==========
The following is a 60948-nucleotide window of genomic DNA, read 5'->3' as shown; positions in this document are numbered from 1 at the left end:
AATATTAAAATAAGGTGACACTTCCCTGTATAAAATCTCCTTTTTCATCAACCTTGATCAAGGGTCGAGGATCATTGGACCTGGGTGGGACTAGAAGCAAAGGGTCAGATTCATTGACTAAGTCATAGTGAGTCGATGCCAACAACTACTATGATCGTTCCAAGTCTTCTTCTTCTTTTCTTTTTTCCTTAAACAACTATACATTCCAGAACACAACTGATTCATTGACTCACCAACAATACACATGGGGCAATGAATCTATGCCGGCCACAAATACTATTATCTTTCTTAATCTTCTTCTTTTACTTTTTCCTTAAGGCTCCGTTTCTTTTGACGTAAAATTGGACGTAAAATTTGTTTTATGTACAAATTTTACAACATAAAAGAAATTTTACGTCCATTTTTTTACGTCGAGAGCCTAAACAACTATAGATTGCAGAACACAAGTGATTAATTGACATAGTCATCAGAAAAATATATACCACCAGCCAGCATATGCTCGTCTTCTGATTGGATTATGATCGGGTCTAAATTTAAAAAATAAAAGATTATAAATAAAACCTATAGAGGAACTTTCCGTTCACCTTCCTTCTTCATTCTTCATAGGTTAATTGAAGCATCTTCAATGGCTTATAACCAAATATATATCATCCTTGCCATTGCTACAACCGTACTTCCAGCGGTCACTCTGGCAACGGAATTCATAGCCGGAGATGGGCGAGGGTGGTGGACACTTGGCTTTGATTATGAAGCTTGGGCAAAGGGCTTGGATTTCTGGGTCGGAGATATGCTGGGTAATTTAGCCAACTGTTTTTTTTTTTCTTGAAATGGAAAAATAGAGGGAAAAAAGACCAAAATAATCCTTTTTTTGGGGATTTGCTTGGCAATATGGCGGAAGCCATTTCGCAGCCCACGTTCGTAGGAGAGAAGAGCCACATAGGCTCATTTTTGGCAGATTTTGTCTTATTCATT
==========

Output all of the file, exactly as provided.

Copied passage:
The following is a 60948-nucleotide window of genomic DNA, read 5'->3' as shown; positions in this document are numbered from 1 at the left end:
AATATTAAAATAAGGTGACACTTCCCTGTATAAAATCTCCTTTTTCATCAACCTTGATCAAGGGTCGAGGATCATTGGACCTGGGTGGGACTAGAAGCAAAGGGTCAGATTCATTGACTAAGTCATAGTGAGTCGATGCCAACAACTACTATGATCGTTCCAAGTCTTCTTCTTCTTTTCTTTTTTCCTTAAACAACTATACATTCCAGAACACAACTGATTCATTGACTCACCAACAATACACATGGGGCAATGAATCTATGCCGGCCACAAATACTATTATCTTTCTTAATCTTCTTCTTTTACTTTTTCCTTAAGGCTCCGTTTCTTTTGACGTAAAATTGGACGTAAAATTTGTTTTATGTACAAATTTTACAACATAAAAGAAATTTTACGTCCATTTTTTTACGTCGAGAGCCTAAACAACTATAGATTGCAGAACACAAGTGATTAATTGACATAGTCATCAGAAAAATATATACCACCAGCCAGCATATGCTCGTCTTCTGATTGGATTATGATCGGGTCTAAATTTAAAAAATAAAAGATTATAAATAAAACCTATAGAGGAACTTTCCGTTCACCTTCCTTCTTCATTCTTCATAGGTTAATTGAAGCATCTTCAATGGCTTATAACCAAATATATATCATCCTTGCCATTGCTACAACCGTACTTCCAGCGGTCACTCTGGCAACGGAATTCATAGCCGGAGATGGGCGAGGGTGGTGGACACTTGGCTTTGATTATGAAGCTTGGGCAAAGGGCTTGGATTTCTGGGTCGGAGATATGCTGGGTAATTTAGCCAACTGTTTTTTTTTTTCTTGAAATGGAAAAATAGAGGGAAAAAAGACCAAAATAATCCTTTTTTTGGGGATTTGCTTGGCAATATGGCGGAAGCCATTTCGCAGCCCACGTTCGTAGGAGAGAAGAGCCACATAGGCTCATTTTTGGCAGATTTTGTCTTATTCATT